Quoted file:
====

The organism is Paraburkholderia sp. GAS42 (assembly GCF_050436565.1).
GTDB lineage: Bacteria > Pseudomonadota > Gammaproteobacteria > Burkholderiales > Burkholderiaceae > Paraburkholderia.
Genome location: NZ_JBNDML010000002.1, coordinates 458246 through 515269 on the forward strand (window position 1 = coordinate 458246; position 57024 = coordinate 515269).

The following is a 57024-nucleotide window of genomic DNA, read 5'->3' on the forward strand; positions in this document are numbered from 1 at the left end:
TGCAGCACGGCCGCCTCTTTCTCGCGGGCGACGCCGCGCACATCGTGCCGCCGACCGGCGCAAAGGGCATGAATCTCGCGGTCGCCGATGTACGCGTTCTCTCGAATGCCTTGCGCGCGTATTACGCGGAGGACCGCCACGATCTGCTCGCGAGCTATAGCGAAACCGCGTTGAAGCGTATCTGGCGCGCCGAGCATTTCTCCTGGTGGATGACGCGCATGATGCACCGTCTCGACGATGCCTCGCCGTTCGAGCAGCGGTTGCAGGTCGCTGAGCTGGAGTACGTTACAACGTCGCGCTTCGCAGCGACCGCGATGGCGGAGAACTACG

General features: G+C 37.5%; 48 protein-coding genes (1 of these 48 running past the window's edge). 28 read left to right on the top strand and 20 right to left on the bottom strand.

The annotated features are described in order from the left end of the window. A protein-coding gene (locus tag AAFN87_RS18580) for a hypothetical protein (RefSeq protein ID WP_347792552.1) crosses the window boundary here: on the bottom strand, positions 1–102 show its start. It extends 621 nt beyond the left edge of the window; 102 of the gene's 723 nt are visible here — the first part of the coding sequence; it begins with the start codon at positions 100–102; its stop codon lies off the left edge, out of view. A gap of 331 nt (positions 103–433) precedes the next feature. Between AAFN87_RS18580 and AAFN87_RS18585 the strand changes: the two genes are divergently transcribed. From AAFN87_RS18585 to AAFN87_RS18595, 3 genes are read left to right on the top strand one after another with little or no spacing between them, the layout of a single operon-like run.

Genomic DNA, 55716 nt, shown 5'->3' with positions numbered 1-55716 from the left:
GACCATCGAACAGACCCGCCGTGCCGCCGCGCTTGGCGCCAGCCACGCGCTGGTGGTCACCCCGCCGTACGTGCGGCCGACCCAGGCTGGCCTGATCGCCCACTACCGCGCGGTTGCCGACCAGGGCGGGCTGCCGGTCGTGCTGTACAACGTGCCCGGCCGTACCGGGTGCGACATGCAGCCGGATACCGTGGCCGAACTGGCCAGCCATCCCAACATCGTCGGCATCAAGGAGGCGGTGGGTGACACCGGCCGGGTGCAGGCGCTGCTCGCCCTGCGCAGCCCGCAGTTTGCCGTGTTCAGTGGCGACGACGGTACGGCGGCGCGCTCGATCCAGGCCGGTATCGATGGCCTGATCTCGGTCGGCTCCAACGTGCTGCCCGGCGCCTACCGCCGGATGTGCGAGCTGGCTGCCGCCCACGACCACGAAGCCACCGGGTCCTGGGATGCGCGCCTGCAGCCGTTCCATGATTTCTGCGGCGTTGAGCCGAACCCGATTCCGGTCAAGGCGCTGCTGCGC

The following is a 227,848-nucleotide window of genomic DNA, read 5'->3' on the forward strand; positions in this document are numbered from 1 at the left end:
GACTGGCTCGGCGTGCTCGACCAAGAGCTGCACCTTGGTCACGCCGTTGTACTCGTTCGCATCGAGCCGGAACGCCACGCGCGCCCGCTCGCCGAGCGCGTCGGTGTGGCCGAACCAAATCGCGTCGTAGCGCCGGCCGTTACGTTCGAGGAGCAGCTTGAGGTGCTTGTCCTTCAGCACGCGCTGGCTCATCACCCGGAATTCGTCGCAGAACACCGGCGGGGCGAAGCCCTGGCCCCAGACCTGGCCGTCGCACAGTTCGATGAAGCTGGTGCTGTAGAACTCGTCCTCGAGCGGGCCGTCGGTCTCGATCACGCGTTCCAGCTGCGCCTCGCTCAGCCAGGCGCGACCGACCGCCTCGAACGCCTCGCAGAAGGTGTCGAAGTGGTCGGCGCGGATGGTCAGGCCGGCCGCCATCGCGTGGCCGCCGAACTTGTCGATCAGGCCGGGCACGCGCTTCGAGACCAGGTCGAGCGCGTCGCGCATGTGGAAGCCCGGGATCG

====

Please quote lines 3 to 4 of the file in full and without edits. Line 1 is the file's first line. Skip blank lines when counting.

Genome location: NZ_JBNDML010000002.1, coordinates 458246 through 515269 on the forward strand (window position 1 = coordinate 458246; position 57024 = coordinate 515269).

The following is a 57024-nucleotide window of genomic DNA, read 5'->3' on the forward strand; positions in this document are numbered from 1 at the left end: